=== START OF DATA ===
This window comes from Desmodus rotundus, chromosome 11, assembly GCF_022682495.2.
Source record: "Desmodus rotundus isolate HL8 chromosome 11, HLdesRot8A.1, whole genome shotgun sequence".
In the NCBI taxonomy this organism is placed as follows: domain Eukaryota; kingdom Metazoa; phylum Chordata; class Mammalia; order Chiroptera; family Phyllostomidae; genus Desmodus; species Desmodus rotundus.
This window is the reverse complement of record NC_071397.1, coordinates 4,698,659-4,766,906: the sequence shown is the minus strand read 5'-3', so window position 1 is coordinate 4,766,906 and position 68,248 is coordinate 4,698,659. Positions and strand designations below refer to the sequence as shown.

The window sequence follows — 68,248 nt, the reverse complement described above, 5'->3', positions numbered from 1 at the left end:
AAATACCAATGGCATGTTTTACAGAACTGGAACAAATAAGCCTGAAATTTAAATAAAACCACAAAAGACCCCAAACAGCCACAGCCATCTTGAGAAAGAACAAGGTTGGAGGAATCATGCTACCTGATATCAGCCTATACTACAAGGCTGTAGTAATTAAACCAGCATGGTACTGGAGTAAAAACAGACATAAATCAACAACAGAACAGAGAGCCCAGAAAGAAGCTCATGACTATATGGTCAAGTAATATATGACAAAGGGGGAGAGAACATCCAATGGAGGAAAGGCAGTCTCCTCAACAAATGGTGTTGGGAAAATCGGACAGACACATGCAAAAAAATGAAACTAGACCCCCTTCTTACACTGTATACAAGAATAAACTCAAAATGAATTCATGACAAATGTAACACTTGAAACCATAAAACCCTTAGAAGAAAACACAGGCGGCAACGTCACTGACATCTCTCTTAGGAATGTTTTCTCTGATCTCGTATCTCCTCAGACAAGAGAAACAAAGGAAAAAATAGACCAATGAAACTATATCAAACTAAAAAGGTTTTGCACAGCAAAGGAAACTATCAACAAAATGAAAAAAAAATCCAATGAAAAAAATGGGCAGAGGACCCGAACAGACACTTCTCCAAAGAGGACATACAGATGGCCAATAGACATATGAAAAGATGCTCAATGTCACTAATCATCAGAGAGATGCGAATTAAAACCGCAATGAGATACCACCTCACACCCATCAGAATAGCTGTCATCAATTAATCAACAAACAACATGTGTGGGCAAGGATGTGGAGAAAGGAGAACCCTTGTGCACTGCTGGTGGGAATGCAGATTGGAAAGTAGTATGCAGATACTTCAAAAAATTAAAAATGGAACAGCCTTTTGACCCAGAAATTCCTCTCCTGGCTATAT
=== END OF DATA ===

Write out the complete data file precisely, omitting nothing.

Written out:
This window comes from Desmodus rotundus, chromosome 11, assembly GCF_022682495.2.
Source record: "Desmodus rotundus isolate HL8 chromosome 11, HLdesRot8A.1, whole genome shotgun sequence".
In the NCBI taxonomy this organism is placed as follows: domain Eukaryota; kingdom Metazoa; phylum Chordata; class Mammalia; order Chiroptera; family Phyllostomidae; genus Desmodus; species Desmodus rotundus.
This window is the reverse complement of record NC_071397.1, coordinates 4,698,659-4,766,906: the sequence shown is the minus strand read 5'-3', so window position 1 is coordinate 4,766,906 and position 68,248 is coordinate 4,698,659. Positions and strand designations below refer to the sequence as shown.

The window sequence follows — 68,248 nt, the reverse complement described above, 5'->3', positions numbered from 1 at the left end:
AAATACCAATGGCATGTTTTACAGAACTGGAACAAATAAGCCTGAAATTTAAATAAAACCACAAAAGACCCCAAACAGCCACAGCCATCTTGAGAAAGAACAAGGTTGGAGGAATCATGCTACCTGATATCAGCCTATACTACAAGGCTGTAGTAATTAAACCAGCATGGTACTGGAGTAAAAACAGACATAAATCAACAACAGAACAGAGAGCCCAGAAAGAAGCTCATGACTATATGGTCAAGTAATATATGACAAAGGGGGAGAGAACATCCAATGGAGGAAAGGCAGTCTCCTCAACAAATGGTGTTGGGAAAATCGGACAGACACATGCAAAAAAATGAAACTAGACCCCCTTCTTACACTGTATACAAGAATAAACTCAAAATGAATTCATGACAAATGTAACACTTGAAACCATAAAACCCTTAGAAGAAAACACAGGCGGCAACGTCACTGACATCTCTCTTAGGAATGTTTTCTCTGATCTCGTATCTCCTCAGACAAGAGAAACAAAGGAAAAAATAGACCAATGAAACTATATCAAACTAAAAAGGTTTTGCACAGCAAAGGAAACTATCAACAAAATGAAAAAAAAATCCAATGAAAAAAATGGGCAGAGGACCCGAACAGACACTTCTCCAAAGAGGACATACAGATGGCCAATAGACATATGAAAAGATGCTCAATGTCACTAATCATCAGAGAGATGCGAATTAAAACCGCAATGAGATACCACCTCACACCCATCAGAATAGCTGTCATCAATTAATCAACAAACAACATGTGTGGGCAAGGATGTGGAGAAAGGAGAACCCTTGTGCACTGCTGGTGGGAATGCAGATTGGAAAGTAGTATGCAGATACTTCAAAAAATTAAAAATGGAACAGCCTTTTGACCCAGAAATTCCTCTCCTGGCTATAT